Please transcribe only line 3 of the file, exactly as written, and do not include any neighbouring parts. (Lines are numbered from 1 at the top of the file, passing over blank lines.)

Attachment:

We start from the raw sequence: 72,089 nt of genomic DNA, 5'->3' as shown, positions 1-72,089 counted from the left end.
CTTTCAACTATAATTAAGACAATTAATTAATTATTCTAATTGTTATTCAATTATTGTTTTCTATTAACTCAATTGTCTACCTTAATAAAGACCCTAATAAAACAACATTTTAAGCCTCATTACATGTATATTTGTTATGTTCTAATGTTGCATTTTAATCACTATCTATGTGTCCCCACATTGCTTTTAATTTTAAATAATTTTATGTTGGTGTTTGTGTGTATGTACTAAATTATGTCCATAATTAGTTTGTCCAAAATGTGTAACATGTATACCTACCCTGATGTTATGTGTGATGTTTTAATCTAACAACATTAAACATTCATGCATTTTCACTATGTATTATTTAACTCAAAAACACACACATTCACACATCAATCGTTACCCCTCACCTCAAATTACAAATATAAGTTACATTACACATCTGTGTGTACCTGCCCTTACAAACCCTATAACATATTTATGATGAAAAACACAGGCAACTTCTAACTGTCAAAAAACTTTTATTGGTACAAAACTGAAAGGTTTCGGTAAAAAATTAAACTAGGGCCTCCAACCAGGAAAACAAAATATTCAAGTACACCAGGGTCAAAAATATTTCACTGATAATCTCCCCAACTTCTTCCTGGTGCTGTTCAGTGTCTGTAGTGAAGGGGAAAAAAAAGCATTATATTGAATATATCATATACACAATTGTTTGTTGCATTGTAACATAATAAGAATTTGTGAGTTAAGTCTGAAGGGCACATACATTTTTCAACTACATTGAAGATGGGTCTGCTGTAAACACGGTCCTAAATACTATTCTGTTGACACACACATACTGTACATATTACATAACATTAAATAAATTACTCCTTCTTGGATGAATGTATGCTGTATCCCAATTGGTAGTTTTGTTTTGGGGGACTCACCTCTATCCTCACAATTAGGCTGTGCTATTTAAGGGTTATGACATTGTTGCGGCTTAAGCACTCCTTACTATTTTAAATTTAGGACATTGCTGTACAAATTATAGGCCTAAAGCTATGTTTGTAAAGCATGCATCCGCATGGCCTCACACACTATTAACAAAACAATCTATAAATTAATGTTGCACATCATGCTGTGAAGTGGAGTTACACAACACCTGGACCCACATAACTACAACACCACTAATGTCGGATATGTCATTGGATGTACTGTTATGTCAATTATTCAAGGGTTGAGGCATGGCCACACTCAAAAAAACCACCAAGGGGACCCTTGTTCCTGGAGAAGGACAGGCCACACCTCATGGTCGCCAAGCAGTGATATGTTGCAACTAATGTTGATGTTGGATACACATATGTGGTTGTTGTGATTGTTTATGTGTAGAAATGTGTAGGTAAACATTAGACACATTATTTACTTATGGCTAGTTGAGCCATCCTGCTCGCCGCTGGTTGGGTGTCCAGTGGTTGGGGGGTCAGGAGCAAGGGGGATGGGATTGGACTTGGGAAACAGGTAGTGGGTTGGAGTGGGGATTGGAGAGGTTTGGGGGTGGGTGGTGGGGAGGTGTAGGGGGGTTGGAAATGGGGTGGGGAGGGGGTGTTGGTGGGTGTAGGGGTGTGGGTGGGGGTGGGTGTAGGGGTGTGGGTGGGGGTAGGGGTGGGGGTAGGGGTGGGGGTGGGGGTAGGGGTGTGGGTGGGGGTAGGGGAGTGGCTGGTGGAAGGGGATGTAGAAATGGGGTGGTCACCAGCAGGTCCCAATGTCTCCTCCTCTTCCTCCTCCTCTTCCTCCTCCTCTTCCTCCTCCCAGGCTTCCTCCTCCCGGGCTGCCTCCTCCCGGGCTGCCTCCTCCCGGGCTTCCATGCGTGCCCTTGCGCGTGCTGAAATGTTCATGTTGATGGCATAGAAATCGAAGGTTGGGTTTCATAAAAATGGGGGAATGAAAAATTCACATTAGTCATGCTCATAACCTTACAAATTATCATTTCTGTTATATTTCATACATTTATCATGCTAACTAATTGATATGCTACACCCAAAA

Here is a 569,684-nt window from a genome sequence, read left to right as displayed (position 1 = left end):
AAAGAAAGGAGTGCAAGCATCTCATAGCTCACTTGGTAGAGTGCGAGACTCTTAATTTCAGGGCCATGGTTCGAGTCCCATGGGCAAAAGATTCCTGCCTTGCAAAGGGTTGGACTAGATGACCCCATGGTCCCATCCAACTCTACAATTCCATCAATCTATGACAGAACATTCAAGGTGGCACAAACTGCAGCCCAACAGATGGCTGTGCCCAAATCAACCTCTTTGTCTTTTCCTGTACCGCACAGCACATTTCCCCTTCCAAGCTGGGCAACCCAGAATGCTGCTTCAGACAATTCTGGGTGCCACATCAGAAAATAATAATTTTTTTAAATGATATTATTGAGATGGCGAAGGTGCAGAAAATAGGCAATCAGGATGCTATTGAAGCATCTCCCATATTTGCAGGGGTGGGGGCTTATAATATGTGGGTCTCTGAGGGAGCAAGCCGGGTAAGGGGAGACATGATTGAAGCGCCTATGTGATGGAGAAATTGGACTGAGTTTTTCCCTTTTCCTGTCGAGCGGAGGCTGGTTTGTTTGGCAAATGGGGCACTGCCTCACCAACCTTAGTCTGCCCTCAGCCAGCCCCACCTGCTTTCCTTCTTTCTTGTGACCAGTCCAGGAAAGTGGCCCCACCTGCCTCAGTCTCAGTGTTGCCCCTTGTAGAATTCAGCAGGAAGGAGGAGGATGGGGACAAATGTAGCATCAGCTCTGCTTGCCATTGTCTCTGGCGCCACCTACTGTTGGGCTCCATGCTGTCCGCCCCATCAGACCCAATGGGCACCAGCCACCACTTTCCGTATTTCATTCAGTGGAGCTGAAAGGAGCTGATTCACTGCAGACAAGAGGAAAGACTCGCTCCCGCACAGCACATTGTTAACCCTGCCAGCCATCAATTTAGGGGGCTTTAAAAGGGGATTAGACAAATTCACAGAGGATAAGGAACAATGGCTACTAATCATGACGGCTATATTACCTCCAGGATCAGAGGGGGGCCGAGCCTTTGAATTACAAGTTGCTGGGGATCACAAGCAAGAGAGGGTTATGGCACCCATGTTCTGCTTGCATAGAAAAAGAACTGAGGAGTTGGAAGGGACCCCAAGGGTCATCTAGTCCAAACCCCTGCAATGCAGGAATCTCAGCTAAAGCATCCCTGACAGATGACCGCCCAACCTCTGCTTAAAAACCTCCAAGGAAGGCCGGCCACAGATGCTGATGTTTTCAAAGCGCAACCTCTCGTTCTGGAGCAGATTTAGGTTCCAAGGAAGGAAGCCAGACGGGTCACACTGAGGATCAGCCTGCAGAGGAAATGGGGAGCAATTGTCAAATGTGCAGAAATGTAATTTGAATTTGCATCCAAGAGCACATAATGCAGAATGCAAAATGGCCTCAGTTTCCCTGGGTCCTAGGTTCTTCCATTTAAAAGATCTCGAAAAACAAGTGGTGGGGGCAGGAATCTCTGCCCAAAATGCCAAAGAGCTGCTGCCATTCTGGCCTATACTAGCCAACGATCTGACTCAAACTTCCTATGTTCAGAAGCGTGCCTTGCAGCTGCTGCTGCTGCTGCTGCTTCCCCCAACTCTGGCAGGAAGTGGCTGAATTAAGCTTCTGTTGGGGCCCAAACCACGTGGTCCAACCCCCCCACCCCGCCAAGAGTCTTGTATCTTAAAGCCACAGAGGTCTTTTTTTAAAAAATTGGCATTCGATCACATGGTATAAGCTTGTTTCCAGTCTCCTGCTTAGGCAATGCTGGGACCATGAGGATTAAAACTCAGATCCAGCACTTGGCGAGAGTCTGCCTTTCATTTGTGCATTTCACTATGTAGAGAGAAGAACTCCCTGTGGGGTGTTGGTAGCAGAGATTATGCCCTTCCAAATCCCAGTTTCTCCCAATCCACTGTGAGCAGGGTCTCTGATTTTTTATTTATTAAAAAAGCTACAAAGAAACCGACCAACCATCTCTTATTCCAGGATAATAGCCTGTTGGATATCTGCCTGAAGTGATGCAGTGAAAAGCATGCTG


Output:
Here is a 569,684-nt window from a genome sequence, read left to right as displayed (position 1 = left end):